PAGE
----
Is this your first OpenStack Design Summit? Unlike most conferences, you’re invited to participate and play an active role. But…where to start?
On Tuesday, right after the keynotes there’s a session for that. Come to Design Summit 101 at 11:15 a.m. at the Hilton Austin – MR 400.
It’s an introduction to the format followed by a lively presentation of the most common situations and how to behave when facing them–a mini experience of the Design Summit. There are various details you should know, including who will be attending, different tracks and goals, which sessions/talks are the most suitable for beginners and how you can participate. This is also your chance to get answers and understand how to get the most out of it!
If you can’t make it, or want to jump into the Ops portion of the Summit on Monday, here are some tips to get you started.
The design summit is where the Open Design process happens.
It’s a collection of tracks where upstream developers gather to discuss requirements for the next release of OpenStack, debate the implementation details and connect with other community members about cross-project issues.
What it is definitely not is classic conference track with speakers and presentations! If you’re just starting out, the beginner presentations at the conference will be much more user friendly 🙂
The agenda is collaboratively reviewed and then scheduled by the project technical leads (PTLs) for each project.
The main project team tracks are on Wednesday and Thursday, with "cross project" sessions, which affect multiple projects on Tuesday. Feedback from cloud operators is an integral part of the design process, so on Monday the ops summit has the same approach of collaborative discussions.
On Friday there are contributor meetups, where team members from OpenStack projects–from Astara all the way to Trove– sit down together and get things done. Though it might be tempting to go and pester a project team since they’re all in one place, these sessions are very important to accelerate the development of the next release, so we ask that the teams are able to work in relative peace from "my cloud is broken" questions 🙂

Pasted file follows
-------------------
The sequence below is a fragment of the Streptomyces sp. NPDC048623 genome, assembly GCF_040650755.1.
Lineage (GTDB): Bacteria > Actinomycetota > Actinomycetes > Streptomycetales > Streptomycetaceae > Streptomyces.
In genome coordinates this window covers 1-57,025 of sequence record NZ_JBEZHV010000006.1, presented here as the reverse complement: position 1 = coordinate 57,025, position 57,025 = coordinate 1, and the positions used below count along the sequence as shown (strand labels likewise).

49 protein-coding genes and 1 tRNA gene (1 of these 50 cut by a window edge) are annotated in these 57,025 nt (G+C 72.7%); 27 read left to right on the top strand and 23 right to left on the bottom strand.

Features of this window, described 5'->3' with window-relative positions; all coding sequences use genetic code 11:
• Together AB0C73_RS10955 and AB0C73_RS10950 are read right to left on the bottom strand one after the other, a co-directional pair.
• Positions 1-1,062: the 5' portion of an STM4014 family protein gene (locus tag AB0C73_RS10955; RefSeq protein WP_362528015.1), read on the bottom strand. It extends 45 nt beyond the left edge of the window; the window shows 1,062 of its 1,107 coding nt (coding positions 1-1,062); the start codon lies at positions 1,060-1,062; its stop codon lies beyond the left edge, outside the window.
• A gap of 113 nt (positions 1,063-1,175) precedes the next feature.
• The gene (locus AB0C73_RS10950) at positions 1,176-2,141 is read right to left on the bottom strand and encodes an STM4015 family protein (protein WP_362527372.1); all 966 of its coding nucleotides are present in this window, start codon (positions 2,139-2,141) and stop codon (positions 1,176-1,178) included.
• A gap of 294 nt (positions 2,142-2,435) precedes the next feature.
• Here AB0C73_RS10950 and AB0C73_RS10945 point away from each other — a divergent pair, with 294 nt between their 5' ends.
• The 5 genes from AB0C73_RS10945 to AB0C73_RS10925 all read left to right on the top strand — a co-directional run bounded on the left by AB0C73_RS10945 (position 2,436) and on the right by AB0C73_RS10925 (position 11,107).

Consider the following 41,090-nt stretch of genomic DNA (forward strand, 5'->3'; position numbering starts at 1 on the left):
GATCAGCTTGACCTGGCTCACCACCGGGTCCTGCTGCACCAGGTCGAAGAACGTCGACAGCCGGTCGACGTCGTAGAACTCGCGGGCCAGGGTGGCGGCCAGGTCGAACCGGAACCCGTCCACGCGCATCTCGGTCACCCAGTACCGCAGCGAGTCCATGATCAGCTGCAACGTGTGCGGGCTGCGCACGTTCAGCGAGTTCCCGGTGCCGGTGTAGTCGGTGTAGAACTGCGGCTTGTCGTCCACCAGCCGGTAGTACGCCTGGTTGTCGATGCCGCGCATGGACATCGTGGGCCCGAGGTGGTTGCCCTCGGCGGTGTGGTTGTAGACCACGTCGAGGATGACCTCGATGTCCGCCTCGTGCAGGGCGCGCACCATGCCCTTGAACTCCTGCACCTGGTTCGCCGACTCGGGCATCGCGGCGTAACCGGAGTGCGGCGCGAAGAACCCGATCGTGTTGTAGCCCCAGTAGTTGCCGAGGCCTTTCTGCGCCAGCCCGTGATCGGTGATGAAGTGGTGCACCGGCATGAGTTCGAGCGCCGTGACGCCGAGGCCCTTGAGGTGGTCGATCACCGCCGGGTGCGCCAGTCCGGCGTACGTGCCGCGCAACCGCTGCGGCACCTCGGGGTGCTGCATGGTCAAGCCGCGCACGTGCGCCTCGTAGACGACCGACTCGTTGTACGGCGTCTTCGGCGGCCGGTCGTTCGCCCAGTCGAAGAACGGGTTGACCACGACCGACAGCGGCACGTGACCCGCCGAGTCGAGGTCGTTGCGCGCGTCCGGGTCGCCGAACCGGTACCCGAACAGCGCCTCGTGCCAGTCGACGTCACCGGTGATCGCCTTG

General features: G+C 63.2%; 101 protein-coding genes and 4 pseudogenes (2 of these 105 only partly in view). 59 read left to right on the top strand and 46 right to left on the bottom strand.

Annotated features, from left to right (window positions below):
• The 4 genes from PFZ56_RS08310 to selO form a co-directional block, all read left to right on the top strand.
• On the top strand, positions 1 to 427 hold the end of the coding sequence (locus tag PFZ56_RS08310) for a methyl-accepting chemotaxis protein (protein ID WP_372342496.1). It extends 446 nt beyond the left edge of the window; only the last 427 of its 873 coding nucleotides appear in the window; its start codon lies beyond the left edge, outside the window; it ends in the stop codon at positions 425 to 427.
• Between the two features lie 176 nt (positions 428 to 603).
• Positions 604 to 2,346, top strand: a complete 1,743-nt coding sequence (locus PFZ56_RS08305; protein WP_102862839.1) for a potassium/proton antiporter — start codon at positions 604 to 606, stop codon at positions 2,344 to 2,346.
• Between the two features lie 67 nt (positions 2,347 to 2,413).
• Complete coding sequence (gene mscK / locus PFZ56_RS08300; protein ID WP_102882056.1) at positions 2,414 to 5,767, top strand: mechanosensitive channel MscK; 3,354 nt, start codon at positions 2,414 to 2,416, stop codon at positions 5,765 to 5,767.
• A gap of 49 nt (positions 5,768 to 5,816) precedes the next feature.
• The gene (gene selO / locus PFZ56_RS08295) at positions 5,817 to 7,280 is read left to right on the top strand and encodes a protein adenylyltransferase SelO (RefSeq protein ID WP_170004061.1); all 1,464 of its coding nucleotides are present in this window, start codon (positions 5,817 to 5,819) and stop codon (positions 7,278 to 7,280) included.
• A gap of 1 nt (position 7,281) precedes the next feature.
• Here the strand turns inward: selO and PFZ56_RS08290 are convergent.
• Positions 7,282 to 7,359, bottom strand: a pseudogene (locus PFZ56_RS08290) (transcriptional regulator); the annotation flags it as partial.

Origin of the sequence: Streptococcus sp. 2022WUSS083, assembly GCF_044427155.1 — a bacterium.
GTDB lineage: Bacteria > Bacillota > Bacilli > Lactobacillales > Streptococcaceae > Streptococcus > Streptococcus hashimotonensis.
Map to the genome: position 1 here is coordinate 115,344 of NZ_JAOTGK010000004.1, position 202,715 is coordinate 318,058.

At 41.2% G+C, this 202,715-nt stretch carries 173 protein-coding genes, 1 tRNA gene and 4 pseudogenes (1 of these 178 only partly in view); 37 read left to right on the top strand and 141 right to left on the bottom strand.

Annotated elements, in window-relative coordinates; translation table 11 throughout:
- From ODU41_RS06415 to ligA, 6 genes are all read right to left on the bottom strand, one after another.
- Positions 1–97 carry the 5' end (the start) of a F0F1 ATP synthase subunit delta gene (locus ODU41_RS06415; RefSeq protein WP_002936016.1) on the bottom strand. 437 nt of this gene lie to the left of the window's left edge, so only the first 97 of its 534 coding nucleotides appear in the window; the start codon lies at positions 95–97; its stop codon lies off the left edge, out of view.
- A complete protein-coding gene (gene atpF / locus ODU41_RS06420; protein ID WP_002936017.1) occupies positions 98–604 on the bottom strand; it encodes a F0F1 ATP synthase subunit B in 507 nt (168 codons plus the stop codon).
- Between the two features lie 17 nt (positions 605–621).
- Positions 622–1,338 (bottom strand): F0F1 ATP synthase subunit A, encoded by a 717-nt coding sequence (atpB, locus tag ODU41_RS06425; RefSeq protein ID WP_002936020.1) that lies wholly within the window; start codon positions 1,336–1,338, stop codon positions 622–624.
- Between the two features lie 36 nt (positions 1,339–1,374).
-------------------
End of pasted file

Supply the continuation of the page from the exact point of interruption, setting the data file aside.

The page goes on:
There are two main types of sessions: Fishbowl sessions and Work sessions, each with their own standard format and protocol.
Fishbowl sessions, with chairs arranged in a circle to enable discussion, are where the big debates happen and broader feedback is conducted. They start with a brief recap of the session topic and a definition of the objective–the best participants in these sessions come prepared with knowledge of the topic. Notes are collaboratively taken on an Etherpad (see logistics), and you can volunteer to take the minutes.
One of the key points to note about this room layout is that the people in the front row are the most active in the discussion: if you have something to add, move to the front.
The session lead is expected to keep the discussions focused and ensure the meeting is inclusive, but not answer all of the questions. When only a few minutes are left, they will to get concrete actions out of the discussion : i.e. X will do Z and record them in the Etherpad.
Work sessions are for team members to make concrete progress on a particular topic, and not for newcomers to ask questions. They are in smaller rooms, for contributors (including newcomers) to make fast/efficient progress to the projects.
As noted before, it’s very rare to see presentations at the Design Summit. Instead of the usual slides, you’ll see an Etherpad, a text document powered by our favorite collaborative text editor. Anyone can edit the Etherpad, and take notes simultaneously – simply open the link in your browser. Each person writing on the document is assigned a color.
If the discussion is difficult to break into, or you don’t feel comfortable speaking in public, putting your comments directly on the Etherpad is a great way to make sure you are still heard.
A list of Etherpads can be found at: https://wiki.openstack.org/wiki/Design_Summit/Newton/Etherpads
Rooms at the Design Summit come equipped with microphones, to be used as needed. However, note that there’s an important balance between being able to hear to discussion and the speed of the discussion – passing a microphone around breaks up discussion and takes time. Design summit sessions are for active participation rather than watching, so whether these are used will depend heavily on the team–some groups like it, some groups hate it.
Preparation is what is going to let you get the most out of the session. At the very least, read the Etherpad for the session beforehand.
H/T to Thierry Carrez, director of engineering at the OpenStack Foundation, chair of the Technical Committee and release manager for OpenStack.
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